Should food waste continue to find its way to landfills, or should food scraps and other organics be diverted for other purposes?
Environmentalists and solid waste managers are at odds over this question, with landfill operators questioning the unintended consequences of a valiant effort.
Roughly 72 percent of the municipal waste stream is made up of organic waste including food waste, which the U.S. Environmental Protection Agency (EPA) says is the single largest source of methane.
EPA promotes food waste diversion from landfills, and says food can be diverted through preventing food waste, donating food to those in need, feeding food scraps to animals, turning food waste into biofuel, composting, and through anaerobic digestion.
Benefits food waste diversion includes reduced methane production in landfills, the creation of valuable and other soil amendments, lower disposal costs, and tax benefits, according to EPA.
The U.S. Composting Council also promotes diversion, and says national diversion rates have increased 2 percent in 1990 to 20 percent in 2005. USCC promotes ongoing diversion efforts, including bans on landfilling food wastes.
Devin Moose, PE, DEE, director of solid waste services for Environmental Solutions, says banning food waste or other organic material from landfills is not a decision that can be made in haste.
“No materials should be banned from a landfill without first considering all potential consequences,” Moose says. “First, why are we banning it? Does it pose a threat to the environment? In the case of food waste, it poses no threat to the environment if disposed in a properly operated Subtitle D landfill.”
Additionally, Moose questions the intent to preserve landfill space.
“Landfill capacities vary significantly from region to region. Some landfills have a hundred years of capacity while others may show limited capacity but are readily expandable. Moreover, how much space does food waste actually consume during the life of a landfill?” Moose says. “We know the weight of food waste at the curb for the most part but that cannot simply converted to volume consumed at the landfill because over the life of a typical landfill, say 20 years, most of the food waste deposited in the landfill would have degraded. I believe food waste consumes an insignificant volume in a typical landfill over its life.”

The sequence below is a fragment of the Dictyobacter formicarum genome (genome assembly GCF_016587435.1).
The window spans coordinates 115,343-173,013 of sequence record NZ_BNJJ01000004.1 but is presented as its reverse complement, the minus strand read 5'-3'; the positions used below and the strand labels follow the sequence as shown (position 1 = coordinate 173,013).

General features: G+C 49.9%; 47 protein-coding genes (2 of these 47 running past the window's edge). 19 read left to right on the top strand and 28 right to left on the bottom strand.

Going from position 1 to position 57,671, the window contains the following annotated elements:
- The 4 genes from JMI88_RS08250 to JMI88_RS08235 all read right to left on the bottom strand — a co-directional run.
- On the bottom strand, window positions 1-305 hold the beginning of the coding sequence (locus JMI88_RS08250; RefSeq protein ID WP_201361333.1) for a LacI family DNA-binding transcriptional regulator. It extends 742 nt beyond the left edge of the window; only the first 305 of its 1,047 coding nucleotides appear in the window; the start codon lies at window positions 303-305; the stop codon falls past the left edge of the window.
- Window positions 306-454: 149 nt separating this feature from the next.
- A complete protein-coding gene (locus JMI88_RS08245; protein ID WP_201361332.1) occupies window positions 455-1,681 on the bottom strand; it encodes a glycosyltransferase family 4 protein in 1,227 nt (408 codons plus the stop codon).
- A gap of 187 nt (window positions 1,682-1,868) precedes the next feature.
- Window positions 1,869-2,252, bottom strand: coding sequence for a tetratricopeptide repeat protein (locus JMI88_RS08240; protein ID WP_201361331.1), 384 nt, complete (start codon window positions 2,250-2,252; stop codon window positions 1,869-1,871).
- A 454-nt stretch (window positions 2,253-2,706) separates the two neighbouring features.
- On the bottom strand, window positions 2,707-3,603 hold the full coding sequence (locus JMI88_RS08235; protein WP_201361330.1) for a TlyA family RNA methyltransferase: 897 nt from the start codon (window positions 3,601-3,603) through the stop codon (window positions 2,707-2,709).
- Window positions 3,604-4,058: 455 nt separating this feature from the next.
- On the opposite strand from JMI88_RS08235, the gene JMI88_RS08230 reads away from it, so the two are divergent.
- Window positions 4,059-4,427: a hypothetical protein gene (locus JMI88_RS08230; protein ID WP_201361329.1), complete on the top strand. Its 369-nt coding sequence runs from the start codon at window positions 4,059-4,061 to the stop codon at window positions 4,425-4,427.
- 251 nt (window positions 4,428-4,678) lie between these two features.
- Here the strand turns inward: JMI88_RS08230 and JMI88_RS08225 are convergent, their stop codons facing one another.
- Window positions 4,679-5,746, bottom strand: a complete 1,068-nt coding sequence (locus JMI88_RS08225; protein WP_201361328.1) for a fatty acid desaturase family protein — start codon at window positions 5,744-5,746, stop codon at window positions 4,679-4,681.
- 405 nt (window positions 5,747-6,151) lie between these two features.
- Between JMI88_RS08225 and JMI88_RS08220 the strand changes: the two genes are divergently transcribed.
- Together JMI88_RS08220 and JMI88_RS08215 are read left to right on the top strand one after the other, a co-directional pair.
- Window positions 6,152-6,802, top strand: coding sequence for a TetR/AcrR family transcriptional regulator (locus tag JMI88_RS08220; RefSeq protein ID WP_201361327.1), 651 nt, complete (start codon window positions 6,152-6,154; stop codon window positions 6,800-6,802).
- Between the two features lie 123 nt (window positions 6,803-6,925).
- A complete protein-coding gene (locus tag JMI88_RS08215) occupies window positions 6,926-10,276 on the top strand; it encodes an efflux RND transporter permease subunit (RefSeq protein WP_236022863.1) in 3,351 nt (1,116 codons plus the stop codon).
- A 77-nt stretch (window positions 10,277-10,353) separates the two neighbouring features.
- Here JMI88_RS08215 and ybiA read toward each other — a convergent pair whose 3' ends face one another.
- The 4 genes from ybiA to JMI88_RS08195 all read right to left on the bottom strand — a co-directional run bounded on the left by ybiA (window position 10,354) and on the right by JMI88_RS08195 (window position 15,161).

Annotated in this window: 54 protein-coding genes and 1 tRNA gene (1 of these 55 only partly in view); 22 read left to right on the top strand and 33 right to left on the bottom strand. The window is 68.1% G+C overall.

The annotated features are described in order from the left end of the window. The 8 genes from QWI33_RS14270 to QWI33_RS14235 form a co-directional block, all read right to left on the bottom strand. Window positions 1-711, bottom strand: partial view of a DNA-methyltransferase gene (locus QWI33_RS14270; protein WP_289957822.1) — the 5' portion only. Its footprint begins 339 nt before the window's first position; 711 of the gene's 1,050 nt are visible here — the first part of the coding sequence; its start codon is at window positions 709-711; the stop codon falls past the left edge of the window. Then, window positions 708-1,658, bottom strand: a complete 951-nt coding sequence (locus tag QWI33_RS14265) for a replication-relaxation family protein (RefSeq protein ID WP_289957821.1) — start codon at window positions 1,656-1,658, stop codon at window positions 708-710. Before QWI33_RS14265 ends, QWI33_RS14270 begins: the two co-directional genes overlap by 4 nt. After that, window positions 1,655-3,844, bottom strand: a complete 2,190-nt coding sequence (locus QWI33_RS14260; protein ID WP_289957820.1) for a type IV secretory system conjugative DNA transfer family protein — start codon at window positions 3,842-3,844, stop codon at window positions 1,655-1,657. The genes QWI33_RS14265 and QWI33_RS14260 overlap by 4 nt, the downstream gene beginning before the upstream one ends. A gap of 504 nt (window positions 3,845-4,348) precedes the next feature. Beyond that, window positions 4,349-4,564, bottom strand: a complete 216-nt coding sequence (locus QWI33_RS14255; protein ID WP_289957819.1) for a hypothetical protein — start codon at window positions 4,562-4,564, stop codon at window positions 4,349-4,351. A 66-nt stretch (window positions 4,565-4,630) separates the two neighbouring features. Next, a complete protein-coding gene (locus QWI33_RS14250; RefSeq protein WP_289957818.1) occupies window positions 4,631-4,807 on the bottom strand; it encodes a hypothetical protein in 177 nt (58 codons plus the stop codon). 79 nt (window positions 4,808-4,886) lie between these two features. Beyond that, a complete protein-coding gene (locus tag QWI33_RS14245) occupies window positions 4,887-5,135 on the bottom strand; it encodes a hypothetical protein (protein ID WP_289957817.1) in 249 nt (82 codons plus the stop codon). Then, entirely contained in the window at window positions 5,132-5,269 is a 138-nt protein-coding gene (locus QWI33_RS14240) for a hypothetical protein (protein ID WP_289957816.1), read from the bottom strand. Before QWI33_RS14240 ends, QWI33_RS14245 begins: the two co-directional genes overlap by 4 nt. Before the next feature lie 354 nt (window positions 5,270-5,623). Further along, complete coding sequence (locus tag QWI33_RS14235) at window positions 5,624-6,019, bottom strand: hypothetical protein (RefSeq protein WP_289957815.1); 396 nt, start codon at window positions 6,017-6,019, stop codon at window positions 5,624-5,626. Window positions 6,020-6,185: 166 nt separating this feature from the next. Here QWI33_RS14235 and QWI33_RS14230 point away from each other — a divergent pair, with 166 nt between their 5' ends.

More factors to consider are the inadequate regulations and infrastructure in place to handle diverted waste. Without proper protocols in place, diversion could cause more harm than good, Moose says.
“We have seen this when other materials are banned from a landfill without considering all factors,” Moose says, using cathode ray tubes (CRTs) as an example. “In most areas of the country, there are inadequate protections in place to accommodate a food waste landfill ban.”
In order for a ban to be effective, policymakers must also be able to accurately gauge the expense of a ban, Moose says.
“If it will be more expensive, is this something the people they represent are willing to pay for? What are the cost impacts by losing this volume at the landfill?” Moose asks. “This varies from community to community and therefore a national or statewide ban is inappropriate. In my experience, food waste diversions are more expensive,” Moose says.
Moose also voiced concerns over the value and market of the diverted food waste product—compost.
“If your goal is to produce compost is there a market for the compost or is used as daily cover at a landfill or simply applied to farm fields and if so, what value does that really bring?” he asks.
In regard to greenhouse gas emissions, Moose says the effects vary by community and therefore should not be weighed at the state or national level.
Moose says not only does he not believe in national food waste bans, but also statewide bans. He says any bans should be of a smaller scale and weighed very carefully.